The day after Thanksgiving I woke up with a sore throat.

After many years of planet dwelling, I am well aware that a sore throat means I am coming down with a cold, and like most mortals, that is the standard formula of “three days coming, three days of snotiness with you and three days leaving.” Also, my particular viruses enjoy settling into my chest, turning my voice into a cesspool of pitches.

Here was the problem–I was about to begin a fourteen-day, thirteen-performance Christmas tour. Being the typical human being that I am, I was wondering if I could survive through the weekend before the cold overtook me, and exactly how many dates I would have to cancel due to incapacitation. It was not an issue of if dates would be canceled. No. In my mind, it was an issue of whether it would be two, four, or worst case scenario–all of them.

I made it through the weekend. But on Monday I sprouted another symptom–a stomach virus, which caused my internal organs to be visible on the outside of my body. Yet somehow I survived the Monday night presentation–kind of inching my way along like a really fat worm. By Tuesday I felt better. What was interesting was that the introduction of the stomach virus frightened my cold symptoms away. I guess it’s really true that God does not tempt us beyond what we can bear–because to be sneezing and coughing while having diarrhea may be the true definition of double-trouble.

I made it through Tuesday night, Wednesday night and by Thursday night I had completely forgotten about all infirmities and was taking for granted my good health. Now, having completed the entire tour, I realize I nearly missed a miracle. Isn’t that amazing? I didn’t miss a date. The shows were great, and I was never late. But I quickly took it for granted instead of marveling over the miracle of the Christmas tour.

Yes, I almost missed it.

That’s why I’m stopping off today to tell you amazing folks one of the greater secrets to life. (It isn’t really a secret at all. I just thought that added great flair to my writing…) Because I can tell you with certainty that miracles are what happen when our plans actually come to fruition because they were unselfish enough to include as many people as possible.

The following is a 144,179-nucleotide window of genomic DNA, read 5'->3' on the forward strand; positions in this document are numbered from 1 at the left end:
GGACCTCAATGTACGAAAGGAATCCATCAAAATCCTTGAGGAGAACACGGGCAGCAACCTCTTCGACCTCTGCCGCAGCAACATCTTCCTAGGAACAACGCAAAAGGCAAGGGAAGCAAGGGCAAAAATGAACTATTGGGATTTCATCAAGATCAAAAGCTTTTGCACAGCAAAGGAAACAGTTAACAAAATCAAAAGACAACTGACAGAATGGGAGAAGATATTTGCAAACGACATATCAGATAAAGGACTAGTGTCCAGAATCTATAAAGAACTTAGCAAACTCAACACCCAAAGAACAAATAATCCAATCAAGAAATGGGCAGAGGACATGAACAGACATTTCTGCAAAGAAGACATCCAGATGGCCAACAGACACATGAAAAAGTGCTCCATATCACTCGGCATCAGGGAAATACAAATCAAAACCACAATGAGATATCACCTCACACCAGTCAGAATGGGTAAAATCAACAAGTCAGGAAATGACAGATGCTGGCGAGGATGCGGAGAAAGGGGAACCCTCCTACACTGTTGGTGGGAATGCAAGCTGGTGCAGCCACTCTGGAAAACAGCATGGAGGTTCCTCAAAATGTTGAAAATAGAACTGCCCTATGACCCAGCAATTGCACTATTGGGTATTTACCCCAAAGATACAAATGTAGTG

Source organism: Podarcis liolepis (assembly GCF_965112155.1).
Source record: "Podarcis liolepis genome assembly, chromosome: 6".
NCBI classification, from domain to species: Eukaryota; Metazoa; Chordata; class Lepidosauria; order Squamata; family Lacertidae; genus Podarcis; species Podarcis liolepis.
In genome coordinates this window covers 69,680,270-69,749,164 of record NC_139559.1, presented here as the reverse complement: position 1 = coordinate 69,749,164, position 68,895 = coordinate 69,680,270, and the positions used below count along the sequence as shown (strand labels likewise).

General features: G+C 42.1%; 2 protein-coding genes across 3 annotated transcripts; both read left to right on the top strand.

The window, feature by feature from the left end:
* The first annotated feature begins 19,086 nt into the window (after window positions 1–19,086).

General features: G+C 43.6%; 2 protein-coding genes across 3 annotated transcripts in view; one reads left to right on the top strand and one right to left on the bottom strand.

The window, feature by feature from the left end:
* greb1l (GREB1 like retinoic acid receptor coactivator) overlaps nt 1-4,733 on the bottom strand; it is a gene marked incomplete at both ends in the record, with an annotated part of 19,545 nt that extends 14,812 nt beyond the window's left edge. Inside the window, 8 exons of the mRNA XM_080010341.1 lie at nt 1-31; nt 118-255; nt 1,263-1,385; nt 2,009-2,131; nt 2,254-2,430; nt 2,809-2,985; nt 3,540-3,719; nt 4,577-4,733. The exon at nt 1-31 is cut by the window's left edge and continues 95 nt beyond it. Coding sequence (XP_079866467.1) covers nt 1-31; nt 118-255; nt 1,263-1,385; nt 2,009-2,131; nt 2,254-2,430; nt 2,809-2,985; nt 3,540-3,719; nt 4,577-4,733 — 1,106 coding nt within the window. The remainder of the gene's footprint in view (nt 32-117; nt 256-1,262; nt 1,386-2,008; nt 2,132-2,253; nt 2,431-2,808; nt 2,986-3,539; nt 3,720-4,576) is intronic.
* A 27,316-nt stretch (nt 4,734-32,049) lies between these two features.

Miracles are not turning water into wine. A miracle is when you find a good, tasty cup of water. I don’t need the wine. I don’t need parlor tricks to convince me that life is good. I need to be able to use my brain while tapping my emotions and spirit to come up with ideas that meet my needs, and in the process help others–and then use all my energy to do my best to enact these notions, trusting God to be benefactor and cheerleader.

For instance, all the vegetables I had consumed during the year helped with my immune system and gave God good reason to protect me from the onslaught of my cold. I understand that the little bit of exercise that I do was also of great assistance in dispelling my stomach virus as quickly as those little boogers will depart. I now see that everything worked together to the good–because I did love the Lord, trusted Him and am trying to learn how this planet works rather than bucking the system.

I don’t know what’s going to happen to me tomorrow. But I do know that every time I get in my car and turn on the key it is possible that the car will not start. Am I saying it’s a miracle when my car starts? No. What I’m saying is this: a car starting is better than one that doesn’t–and if I’m intelligent I will appreciate my engine igniting instead of misfiring.

You see, I almost missed it. I almost missed the miracle of everything working together to the good and at the end of the process, me completing a tour that could have just as easily been canceled. So what did I learn?

Miracles are my plans with God’s nod and others included. When that happens, we can certainly welcome additional visitations by acknowledging the process.

So I’m about to leave and go out to my car. If I expect my car to start, I will be infuriated if it doesn’t. If I’m grateful for my car starting, I may be willing to grant my vehicle absolution for those times it fails to spark.

I know it sounds child-like. It is. Every good thing in life comes from learning to appreciate what is provided, as if it were a Christmas toy instead of a demanded paycheck.

If you can keep that simplicity, you can rule the world … or at least the part that you have planned.


Here comes Christmas! For your listening pleasure, below is Manger Medley, Jonathan’s arrangement of Away in the Manger, which closes with him singing his gorgeous song, Messiah.  Looking forward to the holidays with you!